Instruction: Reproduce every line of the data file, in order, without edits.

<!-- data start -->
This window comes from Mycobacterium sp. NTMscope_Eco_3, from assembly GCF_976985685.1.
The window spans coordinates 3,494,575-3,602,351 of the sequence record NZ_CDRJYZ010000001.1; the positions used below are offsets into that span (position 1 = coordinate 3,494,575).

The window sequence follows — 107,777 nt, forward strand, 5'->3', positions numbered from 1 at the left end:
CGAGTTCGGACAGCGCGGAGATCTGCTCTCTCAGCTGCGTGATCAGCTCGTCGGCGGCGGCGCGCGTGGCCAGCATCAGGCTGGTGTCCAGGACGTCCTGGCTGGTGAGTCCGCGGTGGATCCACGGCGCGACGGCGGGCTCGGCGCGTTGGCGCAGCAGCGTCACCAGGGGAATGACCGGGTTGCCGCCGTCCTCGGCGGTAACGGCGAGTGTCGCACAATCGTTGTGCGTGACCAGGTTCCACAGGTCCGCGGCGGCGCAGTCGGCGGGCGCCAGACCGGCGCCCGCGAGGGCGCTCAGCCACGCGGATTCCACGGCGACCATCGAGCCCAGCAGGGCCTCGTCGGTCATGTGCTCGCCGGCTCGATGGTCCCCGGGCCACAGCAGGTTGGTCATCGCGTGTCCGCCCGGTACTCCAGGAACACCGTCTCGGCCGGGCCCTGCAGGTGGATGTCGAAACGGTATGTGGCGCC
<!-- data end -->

This window comes from Mycobacterium sp. NTMscope_Eco_3, from assembly GCF_976985685.1.
The window spans coordinates 3,494,575-3,602,351 of the sequence record NZ_CDRJYZ010000001.1; the positions used below are offsets into that span (position 1 = coordinate 3,494,575).

The window sequence follows — 107,777 nt, forward strand, 5'->3', positions numbered from 1 at the left end:
CGAGTTCGGACAGCGCGGAGATCTGCTCTCTCAGCTGCGTGATCAGCTCGTCGGCGGCGGCGCGCGTGGCCAGCATCAGGCTGGTGTCCAGGACGTCCTGGCTGGTGAGTCCGCGGTGGATCCACGGCGCGACGGCGGGCTCGGCGCGTTGGCGCAGCAGCGTCACCAGGGGAATGACCGGGTTGCCGCCGTCCTCGGCGGTAACGGCGAGTGTCGCACAATCGTTGTGCGTGACCAGGTTCCACAGGTCCGCGGCGGCGCAGTCGGCGGGCGCCAGACCGGCGCCCGCGAGGGCGCTCAGCCACGCGGATTCCACGGCGACCATCGAGCCCAGCAGGGCCTCGTCGGTCATGTGCTCGCCGGCTCGATGGTCCCCGGGCCACAGCAGGTTGGTCATCGCGTGTCCGCCCGGTACTCCAGGAACACCGTCTCGGCCGGGCCCTGCAGGTGGATGTCGAAACGGTATGTGGCGCC